tertiary 0 N 0 group. This is most likely the result of the strongest electron delocalization when O N 0 is attached to the branched aliphatic group.
2
2
Ethylene glycol dinitrate reacted with T M P D at the same ratio of components:
three moles of the dinitrate with one mole of T M P D .
Glycerol trinitrate (nitroglycerine, NG), reacted with T M P D at the molar ratio
1:1, i.e. three O N 0 groups were needed to form (I). Its absorption produced by
the cation T M P D at 620 nm is 0.272 (concentration of the components was
0.018 mol/1., the layer thickness, 1cm).
2
Pentaerythritol trinitrate shows the same electron afinity as N G , the molar
ratio being 1:1.
Two tetranitrates were also examined: erythritol tetranitrate and pentaerythritol
tetranitrate (PETN). Both react with T M P D and the molar ratio of tetranitrate:
T M P D was found to be 1:1. Erythritol tetranitrate is more reactive, i.e. has stronger
electron acceptor properties (Table П).
T A B L E II
Absorption
at 620 nm *
Concentration,
M
PETN
0.100
0.02
Erythritol tetranitrate
0.540
0.01
Electron acceptor
* The path length was 1 cm.
It seems that the higher electron acceptor properties of erythritol tetranitrate
to form complexes can partly be explained by a more polar structure of that ester,
as suggested in one of the former papers [11].
T A B L E III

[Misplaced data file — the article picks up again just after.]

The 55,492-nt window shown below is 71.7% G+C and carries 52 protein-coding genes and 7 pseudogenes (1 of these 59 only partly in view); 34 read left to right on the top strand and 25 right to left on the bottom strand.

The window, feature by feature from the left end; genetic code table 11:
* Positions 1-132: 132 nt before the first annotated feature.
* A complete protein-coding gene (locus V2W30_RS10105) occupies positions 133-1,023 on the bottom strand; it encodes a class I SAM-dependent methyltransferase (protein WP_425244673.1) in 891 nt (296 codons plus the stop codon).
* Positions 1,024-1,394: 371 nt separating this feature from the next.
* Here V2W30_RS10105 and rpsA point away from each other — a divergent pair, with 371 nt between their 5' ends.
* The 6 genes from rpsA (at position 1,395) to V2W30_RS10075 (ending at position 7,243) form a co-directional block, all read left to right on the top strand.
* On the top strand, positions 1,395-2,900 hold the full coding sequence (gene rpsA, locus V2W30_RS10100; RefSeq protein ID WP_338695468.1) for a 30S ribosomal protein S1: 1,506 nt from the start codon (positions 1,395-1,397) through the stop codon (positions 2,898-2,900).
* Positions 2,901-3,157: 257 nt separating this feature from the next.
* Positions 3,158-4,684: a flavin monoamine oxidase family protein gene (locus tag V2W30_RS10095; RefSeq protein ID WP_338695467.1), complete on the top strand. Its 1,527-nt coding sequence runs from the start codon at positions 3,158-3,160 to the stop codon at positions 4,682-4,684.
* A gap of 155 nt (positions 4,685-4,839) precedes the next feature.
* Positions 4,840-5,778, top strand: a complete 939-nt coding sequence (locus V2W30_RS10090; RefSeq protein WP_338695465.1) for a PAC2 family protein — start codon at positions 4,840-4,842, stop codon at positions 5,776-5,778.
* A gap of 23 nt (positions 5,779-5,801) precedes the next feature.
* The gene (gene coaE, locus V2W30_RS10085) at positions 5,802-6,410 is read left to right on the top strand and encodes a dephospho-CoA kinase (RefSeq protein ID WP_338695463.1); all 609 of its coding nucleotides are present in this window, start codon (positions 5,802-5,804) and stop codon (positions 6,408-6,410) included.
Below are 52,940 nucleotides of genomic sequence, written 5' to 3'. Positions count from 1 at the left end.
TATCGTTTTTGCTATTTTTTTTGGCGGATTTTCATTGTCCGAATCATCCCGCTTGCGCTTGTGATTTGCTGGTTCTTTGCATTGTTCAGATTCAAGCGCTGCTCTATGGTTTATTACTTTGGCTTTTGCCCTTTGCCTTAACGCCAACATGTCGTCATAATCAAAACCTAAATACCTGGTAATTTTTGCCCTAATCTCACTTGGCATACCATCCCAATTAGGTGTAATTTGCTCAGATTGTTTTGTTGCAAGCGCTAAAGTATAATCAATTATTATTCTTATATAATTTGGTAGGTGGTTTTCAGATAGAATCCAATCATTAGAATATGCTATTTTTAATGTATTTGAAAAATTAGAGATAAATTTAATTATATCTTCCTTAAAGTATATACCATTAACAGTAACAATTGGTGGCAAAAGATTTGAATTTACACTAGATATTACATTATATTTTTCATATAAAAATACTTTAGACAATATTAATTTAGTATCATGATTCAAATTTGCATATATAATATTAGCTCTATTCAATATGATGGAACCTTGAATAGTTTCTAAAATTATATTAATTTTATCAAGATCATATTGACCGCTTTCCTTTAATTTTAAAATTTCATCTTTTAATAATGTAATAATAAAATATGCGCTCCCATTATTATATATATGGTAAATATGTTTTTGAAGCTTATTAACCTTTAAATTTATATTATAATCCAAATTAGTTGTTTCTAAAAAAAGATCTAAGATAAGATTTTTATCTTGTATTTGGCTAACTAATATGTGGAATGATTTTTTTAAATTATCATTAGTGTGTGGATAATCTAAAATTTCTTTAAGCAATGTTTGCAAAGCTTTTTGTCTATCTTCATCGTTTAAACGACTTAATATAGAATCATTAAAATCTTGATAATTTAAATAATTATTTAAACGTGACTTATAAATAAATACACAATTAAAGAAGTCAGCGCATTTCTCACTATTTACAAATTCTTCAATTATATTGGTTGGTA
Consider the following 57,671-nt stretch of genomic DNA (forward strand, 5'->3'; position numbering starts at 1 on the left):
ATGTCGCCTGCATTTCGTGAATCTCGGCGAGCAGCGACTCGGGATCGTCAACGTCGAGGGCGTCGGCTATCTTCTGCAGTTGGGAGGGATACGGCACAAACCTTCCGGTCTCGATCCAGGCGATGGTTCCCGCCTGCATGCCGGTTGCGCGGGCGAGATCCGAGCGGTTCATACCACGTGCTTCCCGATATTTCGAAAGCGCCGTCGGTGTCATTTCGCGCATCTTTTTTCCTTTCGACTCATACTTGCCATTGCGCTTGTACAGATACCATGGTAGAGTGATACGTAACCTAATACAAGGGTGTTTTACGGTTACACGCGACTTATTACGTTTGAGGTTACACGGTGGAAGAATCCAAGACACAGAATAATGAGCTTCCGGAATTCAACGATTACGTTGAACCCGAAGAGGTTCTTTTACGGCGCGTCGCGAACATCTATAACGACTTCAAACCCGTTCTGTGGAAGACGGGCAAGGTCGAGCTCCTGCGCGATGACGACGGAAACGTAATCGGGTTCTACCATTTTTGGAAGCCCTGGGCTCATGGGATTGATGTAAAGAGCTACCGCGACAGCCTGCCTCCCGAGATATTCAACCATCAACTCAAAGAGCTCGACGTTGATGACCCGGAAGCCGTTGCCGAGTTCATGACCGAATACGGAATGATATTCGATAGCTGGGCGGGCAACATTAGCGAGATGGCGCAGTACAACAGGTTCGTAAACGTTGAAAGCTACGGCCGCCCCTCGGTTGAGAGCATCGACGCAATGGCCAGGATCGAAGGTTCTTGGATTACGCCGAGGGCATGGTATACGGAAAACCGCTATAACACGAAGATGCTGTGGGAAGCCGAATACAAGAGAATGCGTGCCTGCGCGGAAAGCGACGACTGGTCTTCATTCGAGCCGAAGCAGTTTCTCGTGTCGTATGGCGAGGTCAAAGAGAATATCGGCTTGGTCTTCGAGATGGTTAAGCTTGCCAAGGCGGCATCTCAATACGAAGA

Electron acceptor
Absorption
at 620 nm *
D-Mannitol hexanitrate
Dulcitol hexanitrate
D-Sorbitol hexanitrate
игио-Inositol hexanitrate
* Concentration of components was
path length, 0.02 cm.
0.499
0.455
0.468
0.530
2xlO
- 3
M,
Nitric esters of a number of hexahydroxylic alcohols were also examined: viz.
hexanitrates of D-mannitol, dulcitol (D- or L-galactitol), D-sorbitol and mj>o-inositol.
Using the same method of continuous changes we found that one mole of hexanitrates
reacted with two moles T M P D , i.e. the rule of three O N 0 groups for one mole
2
В. H e t n a r s k i et al.
388
of T M P D is fulfilled. The electron affinity of the hexanitrates is much stronger
than that of nitric esters with a lower number of O N 0 groups (Table III).
The reaction of hexanitrates with T M P D was manifested not only by the for­
mation of the Wurster radical. The latter was subjected to disproportionation yielding
a divalent cation of tetramethyl-/>benzoquinone-diimonium which in turn formed
a charge transfer complex. This will be the object of our next paper [12].
2
Conclusions
On the basis of our experiments we can formulate a general rule for the relation
between the number of O-nitro groups in nitric esters of alcohols, the number of
moles of the ester and number of moles of T M P D , according to the schematic
equation:
x R ( O N 0 ) „ + / r M T P ^ [xR(ON0 ),,] ' y [ T M P D ]
J a
2
3
2
where R are hydrocarbon groups.
Table IV gives the values of x and y as the function of n.
T A B L E IV
Values of
11
X
У
1 or 2
3
1
3 or 4
1
1
6
1
2
The general rule reads: at least three O-nitro groups should be present to form the
Wurster radical from tetramethyl-p-phenylenediamine (TMPD).
It should also be pointed out that inorganic nitrates such as potassium, sodium
and aluminium nitrates do not react with T M P D . The observed electron affinity
of nitrates is limited to nitric esters only and should be ascribed to délocalisation